The overlay control plane is based on an industry standard protocol: Locator Identity Separator Protocol (LISP). Traditionally, a computer’s IP address tells us both who the computer is on the network (identity) AND where to reach it (location). This “overloads” the meaning of the IP address and has the unfortunate constraint of making IP addresses valid only if they tie back to a particular location in the network. In LISP, a computer’s IP address tells us who the computer is on the network (identity), but it uses another mechanism to find out where a computer is on the network (location). LISP uses the concept of a Routing Locator (RLOC) to represent the location for a given computer on the network. In traditional networks this would equate to host based routing. Imagine a network where every single host has an entry in the routing table. That would be way too much demand on routing table memory and CPU (network wide re-convergence would happen every time a laptop went powered on or off!!). This is, in fact, one of the reasons why a computers IP address was designed to inform us of both the identity and location of a computer on the network. We could represent all the computer IP addresses from a particular subnet behind a single entry in the routing table (to save memory) and re-convergence would only occur if the subnet router went down/up (to save CPU). LISP resolves the host routing scalability issue by introducing a computer IP address (identity) to computer RLOC (location) mapping system that behaves extremely similar to the way DNS works (as shown below).
In the Campus Fabric, the Control-Plane Node is the LISP mapping system (and yes, you can have two of them for redundancy!). See the infographic below for additional details on the Control-Plane Node.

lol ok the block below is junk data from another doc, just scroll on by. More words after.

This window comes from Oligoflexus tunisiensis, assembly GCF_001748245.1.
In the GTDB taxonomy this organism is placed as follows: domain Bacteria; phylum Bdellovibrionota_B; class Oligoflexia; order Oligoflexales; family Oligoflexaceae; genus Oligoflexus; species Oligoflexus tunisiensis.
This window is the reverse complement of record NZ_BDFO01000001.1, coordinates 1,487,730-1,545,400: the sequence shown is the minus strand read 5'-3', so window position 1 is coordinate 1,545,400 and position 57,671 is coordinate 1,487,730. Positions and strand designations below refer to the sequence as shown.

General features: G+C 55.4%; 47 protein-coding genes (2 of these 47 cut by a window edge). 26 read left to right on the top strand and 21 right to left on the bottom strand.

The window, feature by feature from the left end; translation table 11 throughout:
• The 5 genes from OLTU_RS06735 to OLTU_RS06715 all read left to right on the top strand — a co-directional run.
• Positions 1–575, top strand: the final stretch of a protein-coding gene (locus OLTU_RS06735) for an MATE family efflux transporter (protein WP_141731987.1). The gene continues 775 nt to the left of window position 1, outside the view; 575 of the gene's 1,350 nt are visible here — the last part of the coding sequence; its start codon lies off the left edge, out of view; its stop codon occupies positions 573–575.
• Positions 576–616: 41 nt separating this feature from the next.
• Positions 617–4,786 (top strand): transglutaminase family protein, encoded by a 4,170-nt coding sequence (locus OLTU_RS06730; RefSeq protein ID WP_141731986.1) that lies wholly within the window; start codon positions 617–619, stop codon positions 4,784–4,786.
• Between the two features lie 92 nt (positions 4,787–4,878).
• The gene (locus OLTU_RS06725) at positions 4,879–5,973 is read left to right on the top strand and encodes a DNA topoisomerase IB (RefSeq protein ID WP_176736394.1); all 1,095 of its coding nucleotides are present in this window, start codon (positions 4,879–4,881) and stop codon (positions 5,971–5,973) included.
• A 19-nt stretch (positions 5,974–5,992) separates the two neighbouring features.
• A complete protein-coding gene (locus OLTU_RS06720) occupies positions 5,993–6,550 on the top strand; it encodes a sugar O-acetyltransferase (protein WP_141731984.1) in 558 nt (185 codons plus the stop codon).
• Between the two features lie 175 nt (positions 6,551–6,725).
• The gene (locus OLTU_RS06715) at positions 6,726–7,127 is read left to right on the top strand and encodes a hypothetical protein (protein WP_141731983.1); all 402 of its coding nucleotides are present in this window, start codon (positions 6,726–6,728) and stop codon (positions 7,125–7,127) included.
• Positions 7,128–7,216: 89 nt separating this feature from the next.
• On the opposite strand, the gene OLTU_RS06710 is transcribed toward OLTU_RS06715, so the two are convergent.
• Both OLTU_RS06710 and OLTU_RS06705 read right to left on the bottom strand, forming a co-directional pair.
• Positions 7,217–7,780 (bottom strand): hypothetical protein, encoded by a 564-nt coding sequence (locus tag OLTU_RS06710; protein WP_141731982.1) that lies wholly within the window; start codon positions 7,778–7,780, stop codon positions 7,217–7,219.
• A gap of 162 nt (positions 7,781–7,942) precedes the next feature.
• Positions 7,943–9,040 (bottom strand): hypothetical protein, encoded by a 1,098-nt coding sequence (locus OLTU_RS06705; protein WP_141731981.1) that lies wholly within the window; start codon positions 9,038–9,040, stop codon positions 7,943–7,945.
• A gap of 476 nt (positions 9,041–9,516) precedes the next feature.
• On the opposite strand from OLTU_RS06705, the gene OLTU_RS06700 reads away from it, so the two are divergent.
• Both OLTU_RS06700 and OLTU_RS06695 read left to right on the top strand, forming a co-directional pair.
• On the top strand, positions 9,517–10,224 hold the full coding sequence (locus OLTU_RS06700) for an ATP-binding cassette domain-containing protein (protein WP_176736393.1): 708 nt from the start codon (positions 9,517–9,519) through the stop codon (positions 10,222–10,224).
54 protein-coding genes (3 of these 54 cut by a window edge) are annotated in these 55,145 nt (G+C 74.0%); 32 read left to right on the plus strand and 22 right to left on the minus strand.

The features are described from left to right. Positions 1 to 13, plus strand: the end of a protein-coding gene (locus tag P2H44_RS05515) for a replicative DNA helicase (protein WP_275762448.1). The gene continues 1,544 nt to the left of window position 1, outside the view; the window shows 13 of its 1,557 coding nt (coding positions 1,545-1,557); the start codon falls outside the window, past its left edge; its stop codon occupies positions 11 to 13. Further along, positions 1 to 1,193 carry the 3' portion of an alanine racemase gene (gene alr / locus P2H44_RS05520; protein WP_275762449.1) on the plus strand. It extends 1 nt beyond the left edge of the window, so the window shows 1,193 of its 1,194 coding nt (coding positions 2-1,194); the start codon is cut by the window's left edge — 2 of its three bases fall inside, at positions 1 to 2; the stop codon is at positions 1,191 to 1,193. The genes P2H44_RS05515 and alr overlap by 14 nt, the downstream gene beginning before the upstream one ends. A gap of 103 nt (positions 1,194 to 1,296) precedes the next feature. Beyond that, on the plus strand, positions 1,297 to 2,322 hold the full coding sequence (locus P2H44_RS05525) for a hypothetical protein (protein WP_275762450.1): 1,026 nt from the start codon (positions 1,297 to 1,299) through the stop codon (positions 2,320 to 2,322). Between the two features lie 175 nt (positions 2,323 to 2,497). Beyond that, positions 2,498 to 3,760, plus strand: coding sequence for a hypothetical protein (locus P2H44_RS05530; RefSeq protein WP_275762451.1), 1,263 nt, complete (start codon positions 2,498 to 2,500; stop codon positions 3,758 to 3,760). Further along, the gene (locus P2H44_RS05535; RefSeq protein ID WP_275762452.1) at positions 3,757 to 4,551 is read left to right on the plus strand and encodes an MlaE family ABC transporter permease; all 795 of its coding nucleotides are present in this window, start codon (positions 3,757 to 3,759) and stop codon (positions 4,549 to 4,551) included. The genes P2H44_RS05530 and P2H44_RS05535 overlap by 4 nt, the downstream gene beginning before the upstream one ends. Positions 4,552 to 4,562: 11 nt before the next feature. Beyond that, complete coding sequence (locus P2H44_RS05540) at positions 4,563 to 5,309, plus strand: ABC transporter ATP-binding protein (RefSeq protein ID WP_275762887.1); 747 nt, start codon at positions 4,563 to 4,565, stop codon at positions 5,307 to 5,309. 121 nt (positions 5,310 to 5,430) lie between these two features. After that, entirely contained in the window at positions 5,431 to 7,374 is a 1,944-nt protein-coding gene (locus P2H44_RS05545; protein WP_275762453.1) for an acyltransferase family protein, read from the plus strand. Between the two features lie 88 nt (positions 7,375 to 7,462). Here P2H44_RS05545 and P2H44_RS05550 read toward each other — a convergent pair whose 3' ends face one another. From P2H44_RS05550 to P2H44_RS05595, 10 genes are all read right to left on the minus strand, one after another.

Campus Fabric - Data Plane
Although LISP tunnel could be used for data plane traffic, it only supports tunneling Layer 3 traffic. Since the Campus Fabric is emulates a traditional Layer 2 network, it needs to support tunneling Layer 2 traffic. Thus, the Campus Fabric data plane is based on another industry standard protocol that does just that: Virtual Extensible LAN (VXLAN).
When a Campus Fabric Edge/Border node needs to forward a packet to a computer IP address (identity), it sends a resolution request to the Control-Plane node to find out what the RLOC (location) is for the computer (it can then cache this mapping for future use). The Edge/Border node then uses the RLOC as the destination IP of the VXLAN encapsulation to forward along the original packet.
Campus Fabric - Policy Plane
The Campus Fabric policy plane is made up of two components; Virtual Routing and Forwarding (VRF) and Scalable Group Tags (SGT). In the Campus Fabric, a Virtual Network is analogous to a VRF. The VRF provides macro-segmentation (endpoints cannot speak to one-another because they are on completely different virtual networks that have no router between them). The SGT provides micro-segmentation (endpoints are on the same virtual network but whether or not they can speak to one another is determined by the policy applied between their respective group tags). In the Campus Fabric solution, you can employ macro-segmentation (VRF’s), micro-segmentation (SGT’s), or both! The VRF and SGT information reside inside of the VXLAN header (as shown below).
This is only the beginning of the next era of networking. The SD-Access solution is a major evolutionary step in simplifying the complexity in our networks while retaining the ability to provide flexible, highly sophisticated network solutions to our organizations.
SD-Access is a new technology, albeit built upon tried and proven network protocols. As with any new technology, I would advise my clients to exercise a certain amount of caution before a full production deployment. In the meantime, between now and that full production deployment, take some time to strategize on your journey. Ask yourself if your network hardware/software is ready to support the necessary protocols/encapsulations (e.g. LISP, VXLAN, etc.). If not, map out a plan to get there. Plan a proof of concept in your lab or a small office. Familiarize yourself with the protocols and skillsets necessary with this new era of networking. Thanks for reading!
Written By: Dominic Zeni, LookingPoint Consulting Services SME - CCIE #26686